Parcell says, for them, transitioning was like “a second puberty” that included a trial-and-error period to figure out what worked best. “I think getting to do some of that floundering out of the public eye allowed me to just build more confidence and be more creative in what I was trying out,” says Parcell, who eventually grew a beard and got top surgery (a procedure to remove breast or chest tissue). “It was a process that got to be more personal, because I wasn’t having to explain myself as I went. I was able to feel things out and try things out.”
Alex Keaney Solaas, a 30-year-old trans woman from Boston, came out at her former workplace in January 2020. The dozens of colleagues she worked with closely were supportive of her transition. Overall, she says the 180-person company was LGBTQ-friendly with several out gay and lesbian employees, including Solaas, who used to identify as a gay man.
But she says as the first out trans employee to transition at her office, there wasn’t any established protocol. “[Management] didn’t really know what to do,” says Solaas. “So, it was kind of like, ‘We support you, but we’ll be learning with you’ sort of thing.” Solaas says she felt the burden fell on her to lead. “And I just didn’t really feel like teaching them,” she says.
Solaas began hormone therapy on the last day everyone was in the office before the pandemic closed workplaces down. She was grateful to be working from home early on in her transition, when she didn’t want to be seen in-person as her physical appearance changed. As she got laser hair removal and experimented with clothes, she felt she could present herself “on her own terms” during video calls.
“I didn’t have to worry about like if people thought that I was looking weird,” says Solaas. “I just didn’t have to face any direct judgments.”
Back to the office
Now, however, some trans people who transitioned in a safe space report they are returning to the office with different identities and grappling with policy hurdles and social shifts.
S Leigh Thompson, a New York-based diversity, equity and inclusion (DEI) consultant, says trans people who transitioned while working from home now have to reprocess their transition with the colleagues as they return to the office. “So, not being able to actually do that work in the social space means that the trans, non-binary person may be really in a different place and not ready for all of the people kind of viewing them for the first time,” says Thompson. “They may have just kind of gotten over it already, and don’t want to go through it again.”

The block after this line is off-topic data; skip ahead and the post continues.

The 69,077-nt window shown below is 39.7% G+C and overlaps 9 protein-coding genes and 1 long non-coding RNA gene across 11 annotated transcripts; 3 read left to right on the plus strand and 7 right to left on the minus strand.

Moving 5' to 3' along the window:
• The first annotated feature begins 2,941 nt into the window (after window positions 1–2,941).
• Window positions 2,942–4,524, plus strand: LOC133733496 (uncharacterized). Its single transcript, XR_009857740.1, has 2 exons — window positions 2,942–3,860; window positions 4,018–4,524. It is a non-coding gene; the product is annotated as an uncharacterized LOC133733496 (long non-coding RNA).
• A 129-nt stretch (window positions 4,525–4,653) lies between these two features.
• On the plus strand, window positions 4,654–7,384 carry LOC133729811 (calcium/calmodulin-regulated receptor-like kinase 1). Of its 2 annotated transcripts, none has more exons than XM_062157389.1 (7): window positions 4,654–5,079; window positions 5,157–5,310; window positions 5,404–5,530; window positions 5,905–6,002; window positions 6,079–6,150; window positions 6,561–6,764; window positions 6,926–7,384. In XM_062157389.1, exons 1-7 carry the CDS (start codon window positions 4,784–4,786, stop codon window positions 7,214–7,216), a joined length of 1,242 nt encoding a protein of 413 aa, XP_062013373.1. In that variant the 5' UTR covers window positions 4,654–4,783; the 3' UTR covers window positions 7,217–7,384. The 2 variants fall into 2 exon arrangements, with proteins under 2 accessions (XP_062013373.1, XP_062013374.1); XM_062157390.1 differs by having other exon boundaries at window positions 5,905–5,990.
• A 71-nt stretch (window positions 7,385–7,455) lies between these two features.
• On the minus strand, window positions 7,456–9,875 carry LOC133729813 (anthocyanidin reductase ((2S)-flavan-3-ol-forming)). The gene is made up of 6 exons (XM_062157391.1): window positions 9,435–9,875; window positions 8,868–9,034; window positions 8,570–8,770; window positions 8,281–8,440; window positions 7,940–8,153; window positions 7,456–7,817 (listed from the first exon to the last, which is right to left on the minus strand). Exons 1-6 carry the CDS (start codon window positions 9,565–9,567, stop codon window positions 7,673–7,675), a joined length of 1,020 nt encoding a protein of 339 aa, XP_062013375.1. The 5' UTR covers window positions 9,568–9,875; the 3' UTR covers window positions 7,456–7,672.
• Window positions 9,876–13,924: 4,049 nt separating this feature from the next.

I was afraid of my name or pronouns not being respected. I was afraid that there would be difficult conversations, or that I would have to justify my existence – Jo Parcell
As Parcell transitioned and returned to a hybrid work model in early 2021, a handful of fears bubbled to the surface. “From a co-worker perspective, I was afraid of my name or pronouns not being respected,” says Parcell. “I was afraid that there would be difficult conversations, or that I would have to justify my existence.”
In addition, Parcell says they were concerned about how they would be received following the passage of several US state laws restricting gender-confirming treatment of transgender youth and discussion of LGBTQ issues in younger school grades. “Stepping back into working with the public as a visibly trans person was pretty scary,” they say. “You never really know where somebody's coming from, or what's going on in their lives.”